English skills are key for immigrants getting health insurance coverage


Immigrants to the United States have much lower health insurance coverage than natives. According to research by the Upjohn Institute’s Marcus Dillender, differences in English skills between natives and immigrants account for the bulk of the disparity. In particular, Dillender found, English skills increase access to employer-sponsored health insurance.

While speaking better English could make it easier to sign up for Medicaid, that’s not the main effect Dillender found. In a new paper, “English Skills and the Health Insurance Coverage of Immigrants,” he points to stronger evidence that English skills increase health coverage by helping immigrants find the kinds of jobs that offer insurance.

Immigrants make up just 13 percent of the United States population, yet they account for 30 percent of all uninsured working-aged people. Just 67 percent of immigrants under 65 have health insurance, compared to 87 percent of people born in the U.S. Given the strain uninsured patients place on hospital systems and the broader economy, policymakers have sought to increase the number of people with coverage.

With this in mind, Dillender sought to determine the reason for the low levels of coverage among immigrants. He focused on the effect of English skills, an area with little previous direct research.

Because English skills may be correlated with other, unobserved, factors such as ability, that could help immigrants find insurance, Dillender broke the link by focusing on the immigrants’ age when they arrived in the U.S. He relied on the fact that children who arrive before puberty can pick up a new language much more quickly than those arriving later. He used immigrants from English-speaking countries as a control group; for these immigrants, the age they arrived would have no effect on their English skills.

Indeed, Dillender found that the profiles for English skills and employer-sponsored health insurance closely track for immigrants from non-English-speaking countries. Then, controlling for other variables, he found a large effect of English skills on employer-sponsored coverage.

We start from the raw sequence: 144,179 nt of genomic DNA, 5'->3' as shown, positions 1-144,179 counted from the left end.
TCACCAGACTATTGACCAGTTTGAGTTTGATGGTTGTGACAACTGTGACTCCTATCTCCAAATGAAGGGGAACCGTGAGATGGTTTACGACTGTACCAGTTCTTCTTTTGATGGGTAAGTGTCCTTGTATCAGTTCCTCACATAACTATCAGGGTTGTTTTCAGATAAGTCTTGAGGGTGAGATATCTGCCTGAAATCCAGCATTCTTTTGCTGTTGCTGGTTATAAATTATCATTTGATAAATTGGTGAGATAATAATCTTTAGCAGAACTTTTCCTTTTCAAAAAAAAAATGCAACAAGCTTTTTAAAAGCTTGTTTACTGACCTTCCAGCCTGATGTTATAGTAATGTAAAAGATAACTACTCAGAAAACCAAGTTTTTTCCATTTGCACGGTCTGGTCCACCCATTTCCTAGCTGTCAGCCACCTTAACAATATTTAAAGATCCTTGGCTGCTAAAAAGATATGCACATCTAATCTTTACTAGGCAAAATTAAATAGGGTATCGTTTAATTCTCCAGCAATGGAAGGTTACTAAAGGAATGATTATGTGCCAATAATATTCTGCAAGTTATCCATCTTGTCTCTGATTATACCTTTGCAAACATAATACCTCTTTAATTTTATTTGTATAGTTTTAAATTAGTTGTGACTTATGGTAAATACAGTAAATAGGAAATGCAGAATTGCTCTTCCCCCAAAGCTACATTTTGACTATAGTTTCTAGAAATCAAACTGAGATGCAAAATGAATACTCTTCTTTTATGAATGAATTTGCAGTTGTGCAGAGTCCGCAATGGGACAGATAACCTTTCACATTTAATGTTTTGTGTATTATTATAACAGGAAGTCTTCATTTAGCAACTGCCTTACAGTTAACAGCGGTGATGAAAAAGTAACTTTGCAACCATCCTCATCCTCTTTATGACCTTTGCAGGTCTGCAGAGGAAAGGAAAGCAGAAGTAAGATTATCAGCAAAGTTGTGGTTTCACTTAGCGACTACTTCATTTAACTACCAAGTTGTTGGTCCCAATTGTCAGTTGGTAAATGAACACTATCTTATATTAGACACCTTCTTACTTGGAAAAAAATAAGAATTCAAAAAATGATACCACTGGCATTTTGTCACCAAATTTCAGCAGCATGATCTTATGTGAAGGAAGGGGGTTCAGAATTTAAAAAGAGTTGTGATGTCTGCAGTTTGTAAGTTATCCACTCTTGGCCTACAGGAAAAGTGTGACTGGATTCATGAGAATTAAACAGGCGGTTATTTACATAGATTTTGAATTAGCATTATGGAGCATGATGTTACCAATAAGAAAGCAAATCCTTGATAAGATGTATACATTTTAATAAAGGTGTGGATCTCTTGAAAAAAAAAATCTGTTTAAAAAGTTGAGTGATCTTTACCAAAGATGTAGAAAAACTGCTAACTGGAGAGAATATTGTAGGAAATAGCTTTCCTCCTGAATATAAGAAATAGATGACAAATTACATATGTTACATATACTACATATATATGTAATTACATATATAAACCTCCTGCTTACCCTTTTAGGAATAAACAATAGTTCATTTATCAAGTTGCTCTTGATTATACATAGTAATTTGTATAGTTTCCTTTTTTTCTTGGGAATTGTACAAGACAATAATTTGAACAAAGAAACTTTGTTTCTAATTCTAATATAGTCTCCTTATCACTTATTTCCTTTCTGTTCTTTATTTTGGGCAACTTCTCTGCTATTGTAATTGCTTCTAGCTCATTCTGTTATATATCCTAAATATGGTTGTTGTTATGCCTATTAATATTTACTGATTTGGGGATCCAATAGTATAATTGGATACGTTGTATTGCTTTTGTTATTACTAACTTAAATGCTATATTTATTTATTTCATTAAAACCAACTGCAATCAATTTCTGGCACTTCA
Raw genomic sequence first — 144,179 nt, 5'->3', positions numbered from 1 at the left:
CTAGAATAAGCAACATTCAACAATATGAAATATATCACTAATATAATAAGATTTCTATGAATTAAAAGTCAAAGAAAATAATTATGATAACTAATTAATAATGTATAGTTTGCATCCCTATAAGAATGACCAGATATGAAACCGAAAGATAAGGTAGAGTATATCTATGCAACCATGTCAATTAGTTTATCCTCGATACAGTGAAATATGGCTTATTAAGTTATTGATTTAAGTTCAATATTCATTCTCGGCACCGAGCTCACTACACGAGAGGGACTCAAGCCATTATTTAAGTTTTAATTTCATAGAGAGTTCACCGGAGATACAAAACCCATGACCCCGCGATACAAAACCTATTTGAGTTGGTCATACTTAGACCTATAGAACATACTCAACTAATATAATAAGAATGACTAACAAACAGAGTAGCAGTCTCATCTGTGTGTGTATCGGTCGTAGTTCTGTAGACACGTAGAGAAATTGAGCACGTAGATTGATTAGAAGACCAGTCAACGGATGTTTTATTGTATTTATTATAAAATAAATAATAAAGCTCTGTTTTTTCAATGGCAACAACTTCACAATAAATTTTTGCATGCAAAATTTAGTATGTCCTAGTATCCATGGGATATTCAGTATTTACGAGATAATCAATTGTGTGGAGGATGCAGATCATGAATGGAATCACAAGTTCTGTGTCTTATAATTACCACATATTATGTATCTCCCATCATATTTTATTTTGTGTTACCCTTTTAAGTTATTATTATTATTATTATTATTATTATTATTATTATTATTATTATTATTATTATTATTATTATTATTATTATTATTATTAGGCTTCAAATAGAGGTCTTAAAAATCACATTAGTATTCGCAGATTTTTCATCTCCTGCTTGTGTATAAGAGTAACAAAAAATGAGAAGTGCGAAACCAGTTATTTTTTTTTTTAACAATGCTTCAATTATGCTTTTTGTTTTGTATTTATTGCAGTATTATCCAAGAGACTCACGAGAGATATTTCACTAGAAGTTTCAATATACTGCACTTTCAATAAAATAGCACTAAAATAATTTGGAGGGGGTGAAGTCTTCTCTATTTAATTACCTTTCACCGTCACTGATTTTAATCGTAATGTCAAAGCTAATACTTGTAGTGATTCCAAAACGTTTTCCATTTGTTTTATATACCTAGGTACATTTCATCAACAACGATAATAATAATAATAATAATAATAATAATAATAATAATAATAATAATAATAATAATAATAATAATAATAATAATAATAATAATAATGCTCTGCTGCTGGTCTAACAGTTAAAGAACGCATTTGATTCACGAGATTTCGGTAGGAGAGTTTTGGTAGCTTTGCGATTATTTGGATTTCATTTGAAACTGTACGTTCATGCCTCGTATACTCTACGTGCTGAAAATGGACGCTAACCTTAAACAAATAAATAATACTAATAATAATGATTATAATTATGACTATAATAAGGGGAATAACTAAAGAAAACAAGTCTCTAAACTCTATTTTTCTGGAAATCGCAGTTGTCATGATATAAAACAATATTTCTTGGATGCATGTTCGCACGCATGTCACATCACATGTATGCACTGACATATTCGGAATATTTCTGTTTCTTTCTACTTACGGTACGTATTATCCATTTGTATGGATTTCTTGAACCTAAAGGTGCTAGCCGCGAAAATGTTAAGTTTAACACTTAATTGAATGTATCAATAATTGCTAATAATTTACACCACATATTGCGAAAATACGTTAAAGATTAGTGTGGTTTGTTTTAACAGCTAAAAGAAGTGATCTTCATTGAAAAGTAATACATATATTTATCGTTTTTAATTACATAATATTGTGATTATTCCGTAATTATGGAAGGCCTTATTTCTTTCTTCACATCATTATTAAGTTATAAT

Immigrants who speak English poorly face a double barrier, Dillender found. They have trouble finding jobs that don’t require them to speak fluent English yet that still offer health care benefits. In addition, legal immigrants whose incomes are low enough to qualify for Medicaid may face language and other barriers in signing up. Looking at the recent expansion of Medicaid eligibility under the Affordable Care Act, Dillender found no significant increase in the likelihood of an immigrant who doesn’t speak English having Medicaid. Only legal residents may obtain Medicaid, so its expansion would not affect unauthorized immigrants.

Dillender’s findings suggest that targeting English skills might prove more effective in increasing health coverage than outreach aimed at increasing Medicaid signups. Such an approach, by increasing the percentage of people with employer-provided coverage, also stands to save money by shifting more care from emergency rooms to doctor’s offices. However, a focus on teaching English also faces a significant hurdle for older immigrants, as the ability to become fluent in a new language falls off rapidly after puberty.

English Skills and the Health Insurance Coverage of Immigrants” appears in the American Journal of Health Economics Summer 2017 issue.

View a slide presentation of "English Skills and the Health Insurance Coverage of Immigrants."


Research Topics: Immigration